Today Izabella Teixeira (former Environment Minister of Brazil) and Janez Potočnik (former European Commissioner for Environment and Science) are colleagues as Co-Chairs of the UNEP/International Resource Panel (IRP). A decade ago, they became friends as negotiators at the 10th Conference of Parties of the Convention of Biological Diversity (CBD COP10) in Nagoya, Japan. They have distilled that decade of experience into clear, science-based principles informed by the research of the International Resource Panel.
To the world’s efforts to restore and regenerate nature, they add the single-biggest missing piece: Natural Resource Management. The picture that emerges is a one-off opportunity:
- for biodiversity-rich nations to be recognized for the value of their natural wealth and be rewarded for maintaining ecosystem services, and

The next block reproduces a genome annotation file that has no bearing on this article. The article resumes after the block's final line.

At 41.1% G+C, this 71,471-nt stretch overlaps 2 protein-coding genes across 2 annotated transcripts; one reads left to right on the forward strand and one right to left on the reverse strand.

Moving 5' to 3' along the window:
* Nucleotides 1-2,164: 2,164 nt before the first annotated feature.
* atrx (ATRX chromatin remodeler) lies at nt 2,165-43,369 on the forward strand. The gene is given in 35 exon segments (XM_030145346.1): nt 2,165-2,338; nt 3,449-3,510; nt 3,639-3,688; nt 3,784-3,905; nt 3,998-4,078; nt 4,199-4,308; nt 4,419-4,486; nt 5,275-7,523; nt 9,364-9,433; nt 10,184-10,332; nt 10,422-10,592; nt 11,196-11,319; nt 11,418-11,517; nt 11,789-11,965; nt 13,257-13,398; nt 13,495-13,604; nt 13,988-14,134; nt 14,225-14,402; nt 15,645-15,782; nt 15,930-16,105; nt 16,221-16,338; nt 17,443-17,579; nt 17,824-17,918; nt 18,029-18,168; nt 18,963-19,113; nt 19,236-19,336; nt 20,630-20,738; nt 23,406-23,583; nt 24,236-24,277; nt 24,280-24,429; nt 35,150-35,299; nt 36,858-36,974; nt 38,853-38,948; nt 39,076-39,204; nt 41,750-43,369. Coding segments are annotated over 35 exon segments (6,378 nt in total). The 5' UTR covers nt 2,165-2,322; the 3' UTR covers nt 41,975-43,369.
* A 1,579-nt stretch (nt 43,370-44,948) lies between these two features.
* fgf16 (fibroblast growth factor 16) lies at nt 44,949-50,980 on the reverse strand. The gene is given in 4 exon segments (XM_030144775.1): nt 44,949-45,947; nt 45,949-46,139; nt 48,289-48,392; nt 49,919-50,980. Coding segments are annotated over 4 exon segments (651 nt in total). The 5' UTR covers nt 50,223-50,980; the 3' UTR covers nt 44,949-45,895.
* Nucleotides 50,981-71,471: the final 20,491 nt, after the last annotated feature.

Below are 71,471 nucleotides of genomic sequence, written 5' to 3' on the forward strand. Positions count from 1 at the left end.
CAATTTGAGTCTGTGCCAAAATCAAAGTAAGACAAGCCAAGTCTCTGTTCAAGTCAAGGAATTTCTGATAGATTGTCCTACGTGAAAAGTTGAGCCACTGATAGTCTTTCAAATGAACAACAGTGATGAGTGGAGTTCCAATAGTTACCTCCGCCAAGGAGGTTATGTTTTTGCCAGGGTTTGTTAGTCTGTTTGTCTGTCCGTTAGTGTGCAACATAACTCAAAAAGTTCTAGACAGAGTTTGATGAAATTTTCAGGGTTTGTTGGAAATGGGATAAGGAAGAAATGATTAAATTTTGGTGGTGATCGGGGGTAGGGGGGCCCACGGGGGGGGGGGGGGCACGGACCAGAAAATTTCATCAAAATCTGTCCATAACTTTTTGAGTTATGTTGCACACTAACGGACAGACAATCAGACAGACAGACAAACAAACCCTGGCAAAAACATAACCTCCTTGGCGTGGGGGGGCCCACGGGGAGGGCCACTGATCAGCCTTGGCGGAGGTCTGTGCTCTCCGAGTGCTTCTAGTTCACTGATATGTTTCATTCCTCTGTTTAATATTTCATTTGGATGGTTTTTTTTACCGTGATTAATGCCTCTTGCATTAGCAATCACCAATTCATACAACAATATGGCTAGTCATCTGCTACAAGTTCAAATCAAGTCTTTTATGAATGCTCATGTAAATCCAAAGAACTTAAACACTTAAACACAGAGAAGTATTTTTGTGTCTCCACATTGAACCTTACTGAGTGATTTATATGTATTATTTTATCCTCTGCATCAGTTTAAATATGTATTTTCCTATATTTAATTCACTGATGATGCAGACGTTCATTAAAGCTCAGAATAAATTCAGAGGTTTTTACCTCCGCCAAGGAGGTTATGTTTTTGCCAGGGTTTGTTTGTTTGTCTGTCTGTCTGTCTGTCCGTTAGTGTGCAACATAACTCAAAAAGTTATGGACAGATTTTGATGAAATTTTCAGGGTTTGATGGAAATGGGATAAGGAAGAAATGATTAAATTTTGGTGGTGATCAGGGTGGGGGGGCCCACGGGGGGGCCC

- for countries with high-resource footprints to invest in global natural resource management as an efficient strategy to reduce their indirect pressure on biodiversity and ensure an environmentally sustainable future.
The IRP Co-Chairs’ opinion piece features four principles to turn biodiversity loss into biodiversity value through Natural Resource Management:
- Know your true impact – Value-chain transparency
- Plan together – Integrated landscape planning
- Grow with nature – Nature-based and circular solutions
- Value nature – Recognize nature’s benefits
Those principles are also illustrated by a selection of case studies implemented successfully around the world.
As policymakers prepare for the CBD COP 15 (Kunming, 11-24 October 2021), these science-based principles can help them move beyond pledges and commitments, and take action that we can soon see working in the natural world.
Sharing lessons from their past and present roles, and based on powerful scientific evidence from the International Resource Panel, the Co-Chairs urge Parties to push for a bold global agreement on biodiversity targets. Countries must use natural resource management approaches to acknowledge, understand and address the direct and indirect drivers of biodiversity loss for climate, nature and socially just economic and social development.